Microsoft's Flight Simulator X (FSX) provides a detailed, visually realistic representation of flying a wide variety of aircraft anywhere in the world. All of the game's fidelity can sometimes hurt its performance, however. If your frame rates seem low --- you can check this by pressing "Shift" and "Z" at the same time while in game --- you might need to take steps to speed up FSX by performing some tweaks to improve the game's overall performance.
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Close any additional programs before starting FSX. Resource intensive programs such as antivirus software, rendering software or other games can sap precious system resources away from FSX.
Launch Flight Simulator X from the Games section of the Windows Start Menu. Click "Settings" on the left-hand side of the screen, then click "Customize" to enter the advanced settings for the game's graphics.
Click the "Traffic" tab and move the sliders for "Airline traffic density" and "General aviation traffic density" further to the left. This will result in fewer aircraft sharing the skies with you, but in trade-off the computer resources that would be used to control them can be used to speed up your game instead.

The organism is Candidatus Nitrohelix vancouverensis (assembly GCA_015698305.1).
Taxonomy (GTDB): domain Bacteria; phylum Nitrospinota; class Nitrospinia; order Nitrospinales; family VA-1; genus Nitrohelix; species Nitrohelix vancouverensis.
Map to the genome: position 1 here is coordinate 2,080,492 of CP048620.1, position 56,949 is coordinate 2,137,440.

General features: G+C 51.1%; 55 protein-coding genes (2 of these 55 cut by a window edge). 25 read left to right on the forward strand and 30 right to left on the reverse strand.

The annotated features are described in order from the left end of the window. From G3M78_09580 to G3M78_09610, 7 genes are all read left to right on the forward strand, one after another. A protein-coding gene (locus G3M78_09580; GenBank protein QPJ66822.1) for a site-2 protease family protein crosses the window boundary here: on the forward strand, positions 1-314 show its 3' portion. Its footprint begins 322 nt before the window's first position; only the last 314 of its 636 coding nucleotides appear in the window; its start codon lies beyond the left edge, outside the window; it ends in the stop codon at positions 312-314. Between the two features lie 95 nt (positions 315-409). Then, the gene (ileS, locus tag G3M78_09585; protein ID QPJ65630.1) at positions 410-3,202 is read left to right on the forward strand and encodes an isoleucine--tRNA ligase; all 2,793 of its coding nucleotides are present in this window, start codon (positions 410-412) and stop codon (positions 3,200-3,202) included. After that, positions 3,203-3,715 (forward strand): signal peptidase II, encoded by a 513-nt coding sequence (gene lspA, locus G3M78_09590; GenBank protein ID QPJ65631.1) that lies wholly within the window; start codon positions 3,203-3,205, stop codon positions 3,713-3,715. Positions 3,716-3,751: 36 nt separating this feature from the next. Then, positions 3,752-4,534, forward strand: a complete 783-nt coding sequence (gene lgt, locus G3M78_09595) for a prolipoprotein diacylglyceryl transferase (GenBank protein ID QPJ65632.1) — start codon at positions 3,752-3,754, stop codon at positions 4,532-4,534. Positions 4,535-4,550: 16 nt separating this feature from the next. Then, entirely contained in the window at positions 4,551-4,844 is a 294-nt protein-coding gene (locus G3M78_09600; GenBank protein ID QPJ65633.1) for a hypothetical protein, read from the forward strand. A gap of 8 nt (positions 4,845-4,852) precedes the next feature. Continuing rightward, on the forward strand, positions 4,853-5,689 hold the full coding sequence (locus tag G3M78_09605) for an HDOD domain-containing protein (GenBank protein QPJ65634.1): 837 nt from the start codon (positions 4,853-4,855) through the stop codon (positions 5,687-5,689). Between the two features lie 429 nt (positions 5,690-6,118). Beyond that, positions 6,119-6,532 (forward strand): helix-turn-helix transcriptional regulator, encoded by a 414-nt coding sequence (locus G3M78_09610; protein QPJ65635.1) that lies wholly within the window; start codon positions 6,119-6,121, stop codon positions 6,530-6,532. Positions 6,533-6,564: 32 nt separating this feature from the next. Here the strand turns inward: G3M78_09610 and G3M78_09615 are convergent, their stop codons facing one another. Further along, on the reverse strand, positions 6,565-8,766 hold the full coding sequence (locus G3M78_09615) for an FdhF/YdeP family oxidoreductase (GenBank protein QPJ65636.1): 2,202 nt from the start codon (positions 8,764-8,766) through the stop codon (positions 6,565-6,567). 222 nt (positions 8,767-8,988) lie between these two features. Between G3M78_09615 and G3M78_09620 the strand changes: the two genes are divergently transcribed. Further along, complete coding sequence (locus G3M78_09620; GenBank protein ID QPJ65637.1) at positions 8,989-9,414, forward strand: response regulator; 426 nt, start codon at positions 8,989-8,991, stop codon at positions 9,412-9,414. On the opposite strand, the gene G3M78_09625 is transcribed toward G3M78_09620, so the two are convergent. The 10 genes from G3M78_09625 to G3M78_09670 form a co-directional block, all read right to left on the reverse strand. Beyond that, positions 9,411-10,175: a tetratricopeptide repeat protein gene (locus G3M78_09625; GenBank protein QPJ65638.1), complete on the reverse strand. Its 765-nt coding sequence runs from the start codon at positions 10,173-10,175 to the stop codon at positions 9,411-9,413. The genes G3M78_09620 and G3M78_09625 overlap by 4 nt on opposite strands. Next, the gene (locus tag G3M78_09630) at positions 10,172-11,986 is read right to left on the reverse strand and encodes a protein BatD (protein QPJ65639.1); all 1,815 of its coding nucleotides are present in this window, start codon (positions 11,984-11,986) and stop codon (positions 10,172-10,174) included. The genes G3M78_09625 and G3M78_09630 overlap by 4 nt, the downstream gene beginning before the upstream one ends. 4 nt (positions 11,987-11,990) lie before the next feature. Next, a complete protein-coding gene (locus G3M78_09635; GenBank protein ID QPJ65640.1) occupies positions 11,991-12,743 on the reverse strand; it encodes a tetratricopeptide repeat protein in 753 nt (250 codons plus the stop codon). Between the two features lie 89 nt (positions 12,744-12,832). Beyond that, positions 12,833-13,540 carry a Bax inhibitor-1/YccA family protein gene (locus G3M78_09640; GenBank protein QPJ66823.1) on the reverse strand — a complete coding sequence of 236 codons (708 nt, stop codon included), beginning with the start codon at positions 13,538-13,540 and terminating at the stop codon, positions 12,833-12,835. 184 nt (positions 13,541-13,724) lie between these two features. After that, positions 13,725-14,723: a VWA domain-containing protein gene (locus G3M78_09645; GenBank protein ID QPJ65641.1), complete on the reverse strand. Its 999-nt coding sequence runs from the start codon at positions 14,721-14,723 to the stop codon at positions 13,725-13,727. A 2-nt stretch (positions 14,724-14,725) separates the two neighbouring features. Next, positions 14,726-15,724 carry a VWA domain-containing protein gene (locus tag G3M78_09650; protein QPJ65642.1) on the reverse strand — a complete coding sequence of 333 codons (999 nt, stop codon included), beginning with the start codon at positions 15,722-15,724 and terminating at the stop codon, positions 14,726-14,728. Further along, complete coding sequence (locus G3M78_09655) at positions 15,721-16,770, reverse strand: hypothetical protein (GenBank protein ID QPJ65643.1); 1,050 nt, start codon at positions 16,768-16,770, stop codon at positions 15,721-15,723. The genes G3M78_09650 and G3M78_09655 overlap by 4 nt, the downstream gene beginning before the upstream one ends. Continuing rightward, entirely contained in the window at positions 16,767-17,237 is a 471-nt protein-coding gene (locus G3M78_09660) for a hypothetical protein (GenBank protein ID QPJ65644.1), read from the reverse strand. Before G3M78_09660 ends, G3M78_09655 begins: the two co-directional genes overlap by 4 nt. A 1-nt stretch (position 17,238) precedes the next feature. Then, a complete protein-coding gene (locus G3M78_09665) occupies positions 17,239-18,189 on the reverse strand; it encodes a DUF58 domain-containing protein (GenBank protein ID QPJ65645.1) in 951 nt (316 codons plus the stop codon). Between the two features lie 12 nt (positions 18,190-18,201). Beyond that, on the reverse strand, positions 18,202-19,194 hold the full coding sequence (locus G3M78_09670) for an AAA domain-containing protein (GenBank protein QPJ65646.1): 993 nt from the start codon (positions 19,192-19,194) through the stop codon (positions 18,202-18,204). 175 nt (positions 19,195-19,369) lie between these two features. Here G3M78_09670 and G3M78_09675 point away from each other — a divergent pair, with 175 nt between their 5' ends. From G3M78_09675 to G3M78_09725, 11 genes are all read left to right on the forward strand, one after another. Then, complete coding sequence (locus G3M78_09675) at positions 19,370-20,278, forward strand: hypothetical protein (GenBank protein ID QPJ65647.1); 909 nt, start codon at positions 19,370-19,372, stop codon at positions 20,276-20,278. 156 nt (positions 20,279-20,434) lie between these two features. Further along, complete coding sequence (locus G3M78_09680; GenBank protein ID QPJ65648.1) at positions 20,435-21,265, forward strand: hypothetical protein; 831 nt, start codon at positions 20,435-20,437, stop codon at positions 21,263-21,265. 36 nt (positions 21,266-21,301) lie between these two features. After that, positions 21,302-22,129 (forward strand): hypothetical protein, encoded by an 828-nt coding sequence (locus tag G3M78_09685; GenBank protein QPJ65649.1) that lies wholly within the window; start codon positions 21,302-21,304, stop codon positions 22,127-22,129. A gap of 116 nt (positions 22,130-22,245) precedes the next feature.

Click the "Scenery" tab and drag the "Mesh complexity" slider down to 65. Check to make sure that "Mesh resolution" and "Texture resolution" are set no higher than "38 m" and "1m," respectively. These are the values for FSX's default scenery. Unless you have downloaded additional scenery there's no reason to set the values any higher.
Turn down the "Autogen density" to "Dense" or "Normal." If you usually fly light aircraft close to the ground, the large numbers of buildings and trees automatically generated by the game helps improve the fidelity of the simulation, so you want to keep the value relatively high. On the other hand, if you mostly fly airliners then auto-generated scenery wastes CPU cycles. Turn it down further or even disable it completely.
Tips and warnings
- If you play FSX to focus on the aircraft -- not on what's outside the cockpit window -- consider flying only in overcast conditions. The reduced visibility also lowers the number of things your computer has to draw, resulting in an overall performance boost.
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